Also, and this is probably more a personal taste, but I was disappointed that KSR decided to have the plague chew up everyone in the Slavic heartlands. I mean, you want to write a book that talks about how the world evolves without Europe, and you decide to kill off Russia, the society that has the most neurotic relationship with Europe of any society on the planet, the society whose history is always framed in Western schools and universities as the eternal struggle over becoming "more" or "less" European? You could write an entire book just on how Russia would evolve without Europe to use/obsess over as a model. (An interesting bit of speculation about this matter popped up in Robert Silverberg's The Gate of Worlds, which has Europe is damaged enough by the plague that it spent the rest of the millenium as an Ottoman backwater. Without a European model, Russia ends up displacing the Mongols as the hegemons of Asia, and the Emperor of China is a minister of the Tsar.)

Is it worth reading? Well, I liked it in high school, but even than I did feel it dragged in places. You can probably read it as a collection of stories in a shared universe and come off none the worse for wear. Some of them are actually pretty fun, particularly "The Age of Great Progress", which features an Indian prince seizing control of Constantinople with a two-pronged attack with ironclads on the Black Sea and a flotilla of bomb-throwing hot-air balloons, and "War of the Asuras", which is set in the middle of a 60-year long world war in the middle of the 20th century between Islam and the rest of the planet along a front line that bisects Central Asia, and features the adventures of two Chinese soldiers who try to figure out if they actually died halfway through the story. (Oh, and according to the little timeline in the beginning of the book, the war starts in year 1333 of the Islamic calendar, which translates into the Christian calendar as circa. 1914, because no man can escape the First World War, dammit.)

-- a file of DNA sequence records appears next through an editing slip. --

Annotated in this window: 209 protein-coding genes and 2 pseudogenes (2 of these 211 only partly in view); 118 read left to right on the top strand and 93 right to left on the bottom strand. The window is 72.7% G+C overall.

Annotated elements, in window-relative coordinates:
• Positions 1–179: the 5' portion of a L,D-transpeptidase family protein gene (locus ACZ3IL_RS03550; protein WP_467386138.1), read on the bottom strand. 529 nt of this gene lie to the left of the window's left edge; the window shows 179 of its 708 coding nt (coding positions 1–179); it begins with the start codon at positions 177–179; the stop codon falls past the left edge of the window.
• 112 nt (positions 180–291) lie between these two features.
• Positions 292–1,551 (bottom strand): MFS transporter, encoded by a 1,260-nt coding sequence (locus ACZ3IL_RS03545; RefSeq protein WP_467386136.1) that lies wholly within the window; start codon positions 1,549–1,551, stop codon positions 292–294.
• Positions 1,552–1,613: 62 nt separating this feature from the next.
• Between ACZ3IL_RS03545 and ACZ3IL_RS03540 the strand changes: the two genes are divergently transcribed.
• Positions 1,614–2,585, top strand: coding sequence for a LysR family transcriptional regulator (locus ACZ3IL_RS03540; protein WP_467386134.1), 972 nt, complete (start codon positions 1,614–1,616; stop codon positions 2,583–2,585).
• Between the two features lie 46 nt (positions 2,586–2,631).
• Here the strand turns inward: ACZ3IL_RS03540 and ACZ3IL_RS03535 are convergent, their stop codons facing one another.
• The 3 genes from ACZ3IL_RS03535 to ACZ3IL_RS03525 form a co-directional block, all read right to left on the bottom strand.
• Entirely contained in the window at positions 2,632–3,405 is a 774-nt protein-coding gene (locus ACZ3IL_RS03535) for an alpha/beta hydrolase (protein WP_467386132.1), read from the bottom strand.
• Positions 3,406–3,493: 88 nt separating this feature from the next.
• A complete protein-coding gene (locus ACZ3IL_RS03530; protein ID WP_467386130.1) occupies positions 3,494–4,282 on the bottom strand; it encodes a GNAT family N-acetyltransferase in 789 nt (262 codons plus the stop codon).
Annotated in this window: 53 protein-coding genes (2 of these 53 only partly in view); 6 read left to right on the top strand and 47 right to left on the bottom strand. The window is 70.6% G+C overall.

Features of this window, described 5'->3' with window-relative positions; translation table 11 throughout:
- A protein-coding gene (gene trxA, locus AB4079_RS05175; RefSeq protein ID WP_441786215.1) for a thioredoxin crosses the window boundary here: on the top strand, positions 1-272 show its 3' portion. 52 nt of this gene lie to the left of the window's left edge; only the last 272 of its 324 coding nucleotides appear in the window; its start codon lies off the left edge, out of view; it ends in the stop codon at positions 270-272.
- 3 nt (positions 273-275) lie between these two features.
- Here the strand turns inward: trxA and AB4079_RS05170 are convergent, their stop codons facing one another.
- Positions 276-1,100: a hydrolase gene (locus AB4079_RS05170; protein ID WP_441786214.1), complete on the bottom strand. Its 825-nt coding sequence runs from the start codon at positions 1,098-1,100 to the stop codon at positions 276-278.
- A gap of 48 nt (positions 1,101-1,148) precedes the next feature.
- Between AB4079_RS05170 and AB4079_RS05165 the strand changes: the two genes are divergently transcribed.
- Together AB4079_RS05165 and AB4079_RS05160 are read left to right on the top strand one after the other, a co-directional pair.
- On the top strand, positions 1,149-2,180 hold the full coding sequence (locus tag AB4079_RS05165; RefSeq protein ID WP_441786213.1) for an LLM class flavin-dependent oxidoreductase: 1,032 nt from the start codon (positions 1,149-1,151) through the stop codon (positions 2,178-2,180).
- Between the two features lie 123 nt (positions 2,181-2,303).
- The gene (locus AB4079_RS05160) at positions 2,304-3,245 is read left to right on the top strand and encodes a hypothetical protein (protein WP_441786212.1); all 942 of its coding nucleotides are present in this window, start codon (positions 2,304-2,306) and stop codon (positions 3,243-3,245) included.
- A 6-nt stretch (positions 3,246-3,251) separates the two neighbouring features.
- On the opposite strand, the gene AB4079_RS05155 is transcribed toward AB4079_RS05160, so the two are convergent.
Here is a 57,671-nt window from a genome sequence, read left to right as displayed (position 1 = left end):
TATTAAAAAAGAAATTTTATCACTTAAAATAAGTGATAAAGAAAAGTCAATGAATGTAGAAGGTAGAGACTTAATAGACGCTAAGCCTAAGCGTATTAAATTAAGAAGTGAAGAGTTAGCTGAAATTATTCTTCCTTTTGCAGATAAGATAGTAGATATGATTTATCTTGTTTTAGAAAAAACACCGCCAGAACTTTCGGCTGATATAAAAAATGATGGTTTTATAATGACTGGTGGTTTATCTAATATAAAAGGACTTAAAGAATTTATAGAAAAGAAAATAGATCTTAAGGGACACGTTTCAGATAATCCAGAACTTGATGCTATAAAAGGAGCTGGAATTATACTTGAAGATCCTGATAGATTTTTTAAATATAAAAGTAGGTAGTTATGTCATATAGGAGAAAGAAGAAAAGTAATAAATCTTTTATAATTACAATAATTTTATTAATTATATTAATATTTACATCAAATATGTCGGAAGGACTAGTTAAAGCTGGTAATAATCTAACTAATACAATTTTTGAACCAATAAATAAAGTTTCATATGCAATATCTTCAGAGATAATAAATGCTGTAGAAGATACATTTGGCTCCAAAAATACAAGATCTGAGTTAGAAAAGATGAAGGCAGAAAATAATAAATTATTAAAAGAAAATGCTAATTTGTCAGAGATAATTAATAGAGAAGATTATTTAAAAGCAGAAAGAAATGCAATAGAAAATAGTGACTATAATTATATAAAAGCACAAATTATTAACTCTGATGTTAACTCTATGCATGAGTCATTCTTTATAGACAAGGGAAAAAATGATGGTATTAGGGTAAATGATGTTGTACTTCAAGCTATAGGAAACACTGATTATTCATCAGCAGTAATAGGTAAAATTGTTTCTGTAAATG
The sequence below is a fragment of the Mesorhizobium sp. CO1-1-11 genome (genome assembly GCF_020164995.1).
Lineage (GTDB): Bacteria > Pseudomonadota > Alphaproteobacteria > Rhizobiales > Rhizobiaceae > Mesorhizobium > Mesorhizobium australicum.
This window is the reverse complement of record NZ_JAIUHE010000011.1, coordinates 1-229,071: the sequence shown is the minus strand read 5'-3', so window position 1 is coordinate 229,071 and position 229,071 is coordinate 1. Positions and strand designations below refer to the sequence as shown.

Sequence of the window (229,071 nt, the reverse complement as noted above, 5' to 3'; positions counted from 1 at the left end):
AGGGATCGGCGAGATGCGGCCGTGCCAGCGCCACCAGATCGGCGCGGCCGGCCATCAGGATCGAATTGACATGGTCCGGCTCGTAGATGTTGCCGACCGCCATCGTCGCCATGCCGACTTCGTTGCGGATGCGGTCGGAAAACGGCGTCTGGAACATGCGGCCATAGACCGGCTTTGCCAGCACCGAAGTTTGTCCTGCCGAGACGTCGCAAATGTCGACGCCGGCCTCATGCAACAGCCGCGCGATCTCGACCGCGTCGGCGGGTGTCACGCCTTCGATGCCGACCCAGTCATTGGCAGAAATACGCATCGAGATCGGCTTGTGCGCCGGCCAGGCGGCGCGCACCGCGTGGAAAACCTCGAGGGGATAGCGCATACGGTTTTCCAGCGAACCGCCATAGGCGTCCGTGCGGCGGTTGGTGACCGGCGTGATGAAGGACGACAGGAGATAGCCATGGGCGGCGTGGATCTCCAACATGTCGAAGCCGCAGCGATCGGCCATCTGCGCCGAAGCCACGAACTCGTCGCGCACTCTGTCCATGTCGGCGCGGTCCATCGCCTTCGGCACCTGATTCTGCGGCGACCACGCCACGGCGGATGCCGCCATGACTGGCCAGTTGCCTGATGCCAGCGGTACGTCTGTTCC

at 05:26 on 29-03-2012, Bjoern
Has Kim Stanley Robinson's prose improved any since the Mars trilogy? Because those were very zzzz-worthy. As was Antarctica.

No, it hasn't. It's a brick of a novel written in Robinson's typical prose, including deviations into explaining why a natural feature looks gorgeous by painstakingly describing its molecular make-up. I've really tried to finish that one, because I like the idea, but it's far too much work and far too little fun to be worth it.

(By the way, I thought that Red Mars actually was a really good book, but after that his novels became ever longer and ever more boring. Finishing Blue Mars was a chore and the great ideas there - e.g. how to colonize Mercury - I could have read on Wikipedia and would have been better off for it.)